Swimming is the most popular full-body workout for all wholesome reasons. You burn almost 40% more calories than running, and you put into action all the muscles of your body. But one common question that plagues the minds of veterans and newbies is, “how harmful is the chlorine water in the swimming pool”?
Chlorine prevents infections by killing bacteria. As per international standards, the recommended chlorine level is between 1 Part Per Million (PPM) and 5 PPM. However, swimming pool water can sometimes cause redness, skin rashes, and itchiness in your body.
Here are the top four things that you should be aware of Chlorine:
- Chlorine strips the skin of its natural oils and it erodes your skin’s natural protective barrier. Your pores open, and your skin becomes more vulnerable to the effects of water and chlorine. So shower immediately after swimming with a gentle soap or body wash. Do not exfoliate, as it will only irritate your skin. Then generously apply a thick layer of moisturizer while your skin is still damp to rebuild your skin barrier.
- Chlorine strips off the essential oils from your hair and scalp too. This can result in dryness, changes in hair color, and even an itchy, irritated scalp. The easiest solution is to rinse your hair with non-chlorinated water before getting in the pool. This way, your hair is saturated with clean water to absorb less chlorinated water. And post swimming, use a good deep cleansing shampoo and conditioner. The best suggestion is to wear a swim cap to completely block the interaction with chlorine.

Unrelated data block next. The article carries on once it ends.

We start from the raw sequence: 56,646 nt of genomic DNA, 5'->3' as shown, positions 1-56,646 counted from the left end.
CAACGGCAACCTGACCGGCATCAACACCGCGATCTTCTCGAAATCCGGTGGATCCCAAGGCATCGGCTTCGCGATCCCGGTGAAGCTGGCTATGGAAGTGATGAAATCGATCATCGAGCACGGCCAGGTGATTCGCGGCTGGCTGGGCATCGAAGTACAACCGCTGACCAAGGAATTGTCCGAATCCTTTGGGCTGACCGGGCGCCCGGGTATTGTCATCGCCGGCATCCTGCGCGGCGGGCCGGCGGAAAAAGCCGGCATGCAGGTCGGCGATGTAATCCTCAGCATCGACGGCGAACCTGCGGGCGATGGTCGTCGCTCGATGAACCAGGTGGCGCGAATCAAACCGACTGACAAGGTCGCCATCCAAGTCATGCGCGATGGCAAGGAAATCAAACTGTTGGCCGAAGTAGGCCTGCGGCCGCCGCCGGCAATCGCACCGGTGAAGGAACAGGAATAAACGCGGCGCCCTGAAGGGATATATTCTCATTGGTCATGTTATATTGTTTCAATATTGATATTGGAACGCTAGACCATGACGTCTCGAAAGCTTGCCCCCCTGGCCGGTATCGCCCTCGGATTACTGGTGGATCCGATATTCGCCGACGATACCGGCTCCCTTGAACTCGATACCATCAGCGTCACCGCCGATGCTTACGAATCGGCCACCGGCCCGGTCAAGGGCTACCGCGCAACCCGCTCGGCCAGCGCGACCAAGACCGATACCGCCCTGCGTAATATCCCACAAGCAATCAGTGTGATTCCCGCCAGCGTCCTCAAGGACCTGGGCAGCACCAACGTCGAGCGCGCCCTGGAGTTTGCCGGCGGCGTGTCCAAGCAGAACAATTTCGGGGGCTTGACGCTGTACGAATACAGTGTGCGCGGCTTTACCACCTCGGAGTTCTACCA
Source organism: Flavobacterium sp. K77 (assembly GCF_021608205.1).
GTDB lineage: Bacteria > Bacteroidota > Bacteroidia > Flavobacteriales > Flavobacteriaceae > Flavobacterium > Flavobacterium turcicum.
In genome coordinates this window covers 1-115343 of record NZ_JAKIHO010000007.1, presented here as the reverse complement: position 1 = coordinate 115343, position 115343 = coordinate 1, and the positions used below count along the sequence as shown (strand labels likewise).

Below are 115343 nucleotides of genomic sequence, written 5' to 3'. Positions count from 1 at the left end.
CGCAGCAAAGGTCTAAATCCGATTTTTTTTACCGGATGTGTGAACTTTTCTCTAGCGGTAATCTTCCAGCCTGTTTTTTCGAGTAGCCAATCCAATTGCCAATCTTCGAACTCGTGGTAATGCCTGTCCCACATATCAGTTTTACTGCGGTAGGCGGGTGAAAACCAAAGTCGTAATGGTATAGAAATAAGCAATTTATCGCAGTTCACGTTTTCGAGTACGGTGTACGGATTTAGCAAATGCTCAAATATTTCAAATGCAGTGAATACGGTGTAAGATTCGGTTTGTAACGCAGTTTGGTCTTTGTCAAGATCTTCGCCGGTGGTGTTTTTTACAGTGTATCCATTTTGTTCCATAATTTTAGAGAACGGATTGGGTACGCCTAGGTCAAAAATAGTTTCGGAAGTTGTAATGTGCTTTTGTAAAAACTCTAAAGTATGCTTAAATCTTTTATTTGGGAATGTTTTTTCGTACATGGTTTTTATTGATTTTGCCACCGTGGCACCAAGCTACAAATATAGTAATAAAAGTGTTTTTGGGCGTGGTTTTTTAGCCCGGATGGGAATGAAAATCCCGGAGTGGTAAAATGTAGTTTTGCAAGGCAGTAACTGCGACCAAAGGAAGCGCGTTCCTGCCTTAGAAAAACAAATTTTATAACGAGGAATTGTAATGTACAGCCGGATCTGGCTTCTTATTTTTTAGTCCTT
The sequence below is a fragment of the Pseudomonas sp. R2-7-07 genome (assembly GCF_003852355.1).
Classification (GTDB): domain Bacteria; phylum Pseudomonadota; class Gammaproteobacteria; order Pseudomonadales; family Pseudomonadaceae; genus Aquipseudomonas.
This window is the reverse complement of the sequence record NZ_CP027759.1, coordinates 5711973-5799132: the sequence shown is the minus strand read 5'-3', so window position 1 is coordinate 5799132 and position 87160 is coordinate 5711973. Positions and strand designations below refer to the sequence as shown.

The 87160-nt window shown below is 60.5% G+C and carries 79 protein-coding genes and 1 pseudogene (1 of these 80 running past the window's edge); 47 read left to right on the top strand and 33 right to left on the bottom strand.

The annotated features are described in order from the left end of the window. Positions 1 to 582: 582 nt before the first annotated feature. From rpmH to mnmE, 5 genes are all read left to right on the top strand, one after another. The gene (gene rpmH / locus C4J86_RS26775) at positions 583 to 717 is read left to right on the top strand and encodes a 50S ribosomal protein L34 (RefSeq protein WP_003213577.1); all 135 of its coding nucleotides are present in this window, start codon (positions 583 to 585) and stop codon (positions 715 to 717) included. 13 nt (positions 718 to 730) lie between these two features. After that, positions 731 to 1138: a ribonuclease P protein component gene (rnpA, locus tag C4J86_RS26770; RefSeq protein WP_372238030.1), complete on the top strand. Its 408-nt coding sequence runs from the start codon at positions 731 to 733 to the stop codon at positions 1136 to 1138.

- Eye care is one of the most important things to bear in mind. Chlorine can wash away the tear film that keeps your eyes moist, smooth, and straightforward. Lack of a tear film could result in teariness, redness, and sensitivity to light for a few hours after leaving the pool. Also, pink eye conjunctivitis is a common bacterial infection many contract from a swimming pool. It is an absolute no to wear contact lenses in a chlorinated pool. Bacteria can grow on the lenses, even if just a single dip. If you choose to swim google-free, splash fresh water with your eyes closed right after swimming. You can balance your tear film with over-the-counter lubricating eye drops before and after swimming. Hey, did you know the first swimming goggles were made from tortoise shells?
- When chlorine mixes with your sweat and dirt, it produces chloramines in the air. Especially if it is an indoor pool, if you inhale chloramines, it can cause wheezing, coughing, or even chest tightness. People with asthma might experience this the most. You can keep your reliever inhaler handy by the poolside and consult a doctor on the recommended duration of exposure to chlorine water.
By the way, Chlorine, the serial stripper of natural oils, is not that bad for some people with skin conditions such as acne, eczema, and psoriasis. Chlorine is a bleach that kills the bacteria on the skin and might reduce the itching, redness, and scaling for a few people.